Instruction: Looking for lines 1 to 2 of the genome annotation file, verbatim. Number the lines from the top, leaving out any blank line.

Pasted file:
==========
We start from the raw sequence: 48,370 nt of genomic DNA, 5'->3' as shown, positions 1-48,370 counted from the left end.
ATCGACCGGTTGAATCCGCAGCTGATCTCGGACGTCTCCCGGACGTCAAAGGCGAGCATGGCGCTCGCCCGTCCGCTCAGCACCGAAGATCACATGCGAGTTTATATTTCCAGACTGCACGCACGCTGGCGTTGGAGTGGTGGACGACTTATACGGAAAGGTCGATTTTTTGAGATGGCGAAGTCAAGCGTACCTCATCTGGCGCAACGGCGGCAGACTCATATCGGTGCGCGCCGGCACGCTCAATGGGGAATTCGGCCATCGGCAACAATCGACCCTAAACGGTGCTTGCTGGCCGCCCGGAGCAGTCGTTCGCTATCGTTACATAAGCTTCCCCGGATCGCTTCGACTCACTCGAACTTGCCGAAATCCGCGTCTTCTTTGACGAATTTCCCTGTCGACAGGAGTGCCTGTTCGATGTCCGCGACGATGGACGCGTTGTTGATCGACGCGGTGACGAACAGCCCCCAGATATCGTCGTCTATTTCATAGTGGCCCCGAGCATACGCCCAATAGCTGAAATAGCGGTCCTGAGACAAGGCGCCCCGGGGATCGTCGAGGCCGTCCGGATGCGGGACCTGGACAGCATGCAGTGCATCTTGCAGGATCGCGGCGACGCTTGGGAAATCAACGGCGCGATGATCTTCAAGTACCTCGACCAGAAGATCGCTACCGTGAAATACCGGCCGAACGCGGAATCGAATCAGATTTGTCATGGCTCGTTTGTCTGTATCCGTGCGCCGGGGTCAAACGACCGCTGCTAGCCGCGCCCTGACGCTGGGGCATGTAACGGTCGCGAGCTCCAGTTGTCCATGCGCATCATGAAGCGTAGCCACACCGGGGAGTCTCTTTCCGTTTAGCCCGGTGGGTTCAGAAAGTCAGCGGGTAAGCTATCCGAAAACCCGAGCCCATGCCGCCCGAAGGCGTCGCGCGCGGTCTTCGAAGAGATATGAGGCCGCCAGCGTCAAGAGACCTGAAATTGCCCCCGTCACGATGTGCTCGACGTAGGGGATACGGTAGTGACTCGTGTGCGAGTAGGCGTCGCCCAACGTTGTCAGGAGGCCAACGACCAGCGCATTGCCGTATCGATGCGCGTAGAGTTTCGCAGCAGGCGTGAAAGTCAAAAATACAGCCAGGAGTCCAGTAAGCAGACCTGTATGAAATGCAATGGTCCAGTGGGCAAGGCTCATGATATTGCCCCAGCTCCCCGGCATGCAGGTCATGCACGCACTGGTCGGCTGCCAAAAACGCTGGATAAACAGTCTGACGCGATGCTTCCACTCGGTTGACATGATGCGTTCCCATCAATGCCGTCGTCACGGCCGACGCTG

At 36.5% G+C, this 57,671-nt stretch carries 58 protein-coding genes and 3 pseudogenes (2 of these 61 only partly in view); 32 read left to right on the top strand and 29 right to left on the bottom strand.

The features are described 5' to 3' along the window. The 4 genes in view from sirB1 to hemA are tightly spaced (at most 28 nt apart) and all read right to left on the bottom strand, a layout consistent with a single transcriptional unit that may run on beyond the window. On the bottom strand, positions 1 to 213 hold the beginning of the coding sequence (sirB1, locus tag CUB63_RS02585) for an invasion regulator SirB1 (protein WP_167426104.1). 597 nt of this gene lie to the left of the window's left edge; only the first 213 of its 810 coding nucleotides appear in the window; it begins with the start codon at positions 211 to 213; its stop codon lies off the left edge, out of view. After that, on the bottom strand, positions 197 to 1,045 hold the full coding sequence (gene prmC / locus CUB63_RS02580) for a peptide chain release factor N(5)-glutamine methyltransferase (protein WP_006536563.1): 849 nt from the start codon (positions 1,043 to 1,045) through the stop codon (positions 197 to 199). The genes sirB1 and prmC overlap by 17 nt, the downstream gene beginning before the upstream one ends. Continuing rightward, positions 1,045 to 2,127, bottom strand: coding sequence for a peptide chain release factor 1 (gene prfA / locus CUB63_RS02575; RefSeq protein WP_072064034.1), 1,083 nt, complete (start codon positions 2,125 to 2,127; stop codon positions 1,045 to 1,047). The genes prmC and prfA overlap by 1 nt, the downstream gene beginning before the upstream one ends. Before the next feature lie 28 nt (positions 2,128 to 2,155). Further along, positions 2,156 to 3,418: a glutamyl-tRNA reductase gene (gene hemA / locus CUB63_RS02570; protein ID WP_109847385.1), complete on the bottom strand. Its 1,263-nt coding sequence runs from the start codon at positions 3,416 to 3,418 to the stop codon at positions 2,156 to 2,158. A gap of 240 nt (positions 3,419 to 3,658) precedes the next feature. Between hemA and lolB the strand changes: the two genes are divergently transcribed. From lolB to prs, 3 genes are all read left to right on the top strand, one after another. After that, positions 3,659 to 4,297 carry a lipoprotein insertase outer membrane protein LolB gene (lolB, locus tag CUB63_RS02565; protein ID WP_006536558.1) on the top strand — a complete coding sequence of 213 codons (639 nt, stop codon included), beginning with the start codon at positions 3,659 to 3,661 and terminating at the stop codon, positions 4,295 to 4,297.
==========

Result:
We start from the raw sequence: 48,370 nt of genomic DNA, 5'->3' as shown, positions 1-48,370 counted from the left end.
ATCGACCGGTTGAATCCGCAGCTGATCTCGGACGTCTCCCGGACGTCAAAGGCGAGCATGGCGCTCGCCCGTCCGCTCAGCACCGAAGATCACATGCGAGTTTATATTTCCAGACTGCACGCACGCTGGCGTTGGAGTGGTGGACGACTTATACGGAAAGGTCGATTTTTTGAGATGGCGAAGTCAAGCGTACCTCATCTGGCGCAACGGCGGCAGACTCATATCGGTGCGCGCCGGCACGCTCAATGGGGAATTCGGCCATCGGCAACAATCGACCCTAAACGGTGCTTGCTGGCCGCCCGGAGCAGTCGTTCGCTATCGTTACATAAGCTTCCCCGGATCGCTTCGACTCACTCGAACTTGCCGAAATCCGCGTCTTCTTTGACGAATTTCCCTGTCGACAGGAGTGCCTGTTCGATGTCCGCGACGATGGACGCGTTGTTGATCGACGCGGTGACGAACAGCCCCCAGATATCGTCGTCTATTTCATAGTGGCCCCGAGCATACGCCCAATAGCTGAAATAGCGGTCCTGAGACAAGGCGCCCCGGGGATCGTCGAGGCCGTCCGGATGCGGGACCTGGACAGCATGCAGTGCATCTTGCAGGATCGCGGCGACGCTTGGGAAATCAACGGCGCGATGATCTTCAAGTACCTCGACCAGAAGATCGCTACCGTGAAATACCGGCCGAACGCGGAATCGAATCAGATTTGTCATGGCTCGTTTGTCTGTATCCGTGCGCCGGGGTCAAACGACCGCTGCTAGCCGCGCCCTGACGCTGGGGCATGTAACGGTCGCGAGCTCCAGTTGTCCATGCGCATCATGAAGCGTAGCCACACCGGGGAGTCTCTTTCCGTTTAGCCCGGTGGGTTCAGAAAGTCAGCGGGTAAGCTATCCGAAAACCCGAGCCCATGCCGCCCGAAGGCGTCGCGCGCGGTCTTCGAAGAGATATGAGGCCGCCAGCGTCAAGAGACCTGAAATTGCCCCCGTCACGATGTGCTCGACGTAGGGGATACGGTAGTGACTCGTGTGCGAGTAGGCGTCGCCCAACGTTGTCAGGAGGCCAACGACCAGCGCATTGCCGTATCGATGCGCGTAGAGTTTCGCAGCAGGCGTGAAAGTCAAAAATACAGCCAGGAGTCCAGTAAGCAGACCTGTATGAAATGCAATGGTCCAGTGGGCAAGGCTCATGATATTGCCCCAGCTCCCCGGCATGCAGGTCATGCACGCACTGGTCGGCTGCCAAAAACGCTGGATAAACAGTCTGACGCGATGCTTCCACTCGGTTGACATGATGCGTTCCCATCAATGCCGTCGTCACGGCCGACGCTG